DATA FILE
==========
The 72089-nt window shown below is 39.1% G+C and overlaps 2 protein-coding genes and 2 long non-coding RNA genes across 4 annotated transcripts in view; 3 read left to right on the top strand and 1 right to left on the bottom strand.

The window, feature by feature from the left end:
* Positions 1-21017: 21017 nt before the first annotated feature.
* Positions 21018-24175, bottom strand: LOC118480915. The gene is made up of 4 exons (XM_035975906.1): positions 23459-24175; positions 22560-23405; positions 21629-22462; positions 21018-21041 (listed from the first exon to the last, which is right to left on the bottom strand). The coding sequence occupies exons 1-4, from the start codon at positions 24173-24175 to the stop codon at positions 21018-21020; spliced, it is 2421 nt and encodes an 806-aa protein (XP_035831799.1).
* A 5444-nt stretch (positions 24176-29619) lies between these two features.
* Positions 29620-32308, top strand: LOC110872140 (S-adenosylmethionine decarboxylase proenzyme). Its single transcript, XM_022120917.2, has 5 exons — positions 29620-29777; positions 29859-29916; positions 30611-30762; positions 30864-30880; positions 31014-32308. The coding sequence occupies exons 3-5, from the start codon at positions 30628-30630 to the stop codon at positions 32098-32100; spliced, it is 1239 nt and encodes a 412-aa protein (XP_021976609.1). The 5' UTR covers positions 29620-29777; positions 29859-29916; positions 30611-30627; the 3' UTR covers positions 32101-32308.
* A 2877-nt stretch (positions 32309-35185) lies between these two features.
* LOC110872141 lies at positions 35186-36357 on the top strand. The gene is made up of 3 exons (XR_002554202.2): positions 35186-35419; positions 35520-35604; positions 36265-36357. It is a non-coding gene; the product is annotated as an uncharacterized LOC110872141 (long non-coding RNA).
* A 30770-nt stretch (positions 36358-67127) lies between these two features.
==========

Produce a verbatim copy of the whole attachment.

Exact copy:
The 72089-nt window shown below is 39.1% G+C and overlaps 2 protein-coding genes and 2 long non-coding RNA genes across 4 annotated transcripts in view; 3 read left to right on the top strand and 1 right to left on the bottom strand.

The window, feature by feature from the left end:
* Positions 1-21017: 21017 nt before the first annotated feature.
* Positions 21018-24175, bottom strand: LOC118480915. The gene is made up of 4 exons (XM_035975906.1): positions 23459-24175; positions 22560-23405; positions 21629-22462; positions 21018-21041 (listed from the first exon to the last, which is right to left on the bottom strand). The coding sequence occupies exons 1-4, from the start codon at positions 24173-24175 to the stop codon at positions 21018-21020; spliced, it is 2421 nt and encodes an 806-aa protein (XP_035831799.1).
* A 5444-nt stretch (positions 24176-29619) lies between these two features.
* Positions 29620-32308, top strand: LOC110872140 (S-adenosylmethionine decarboxylase proenzyme). Its single transcript, XM_022120917.2, has 5 exons — positions 29620-29777; positions 29859-29916; positions 30611-30762; positions 30864-30880; positions 31014-32308. The coding sequence occupies exons 3-5, from the start codon at positions 30628-30630 to the stop codon at positions 32098-32100; spliced, it is 1239 nt and encodes a 412-aa protein (XP_021976609.1). The 5' UTR covers positions 29620-29777; positions 29859-29916; positions 30611-30627; the 3' UTR covers positions 32101-32308.
* A 2877-nt stretch (positions 32309-35185) lies between these two features.
* LOC110872141 lies at positions 35186-36357 on the top strand. The gene is made up of 3 exons (XR_002554202.2): positions 35186-35419; positions 35520-35604; positions 36265-36357. It is a non-coding gene; the product is annotated as an uncharacterized LOC110872141 (long non-coding RNA).
* A 30770-nt stretch (positions 36358-67127) lies between these two features.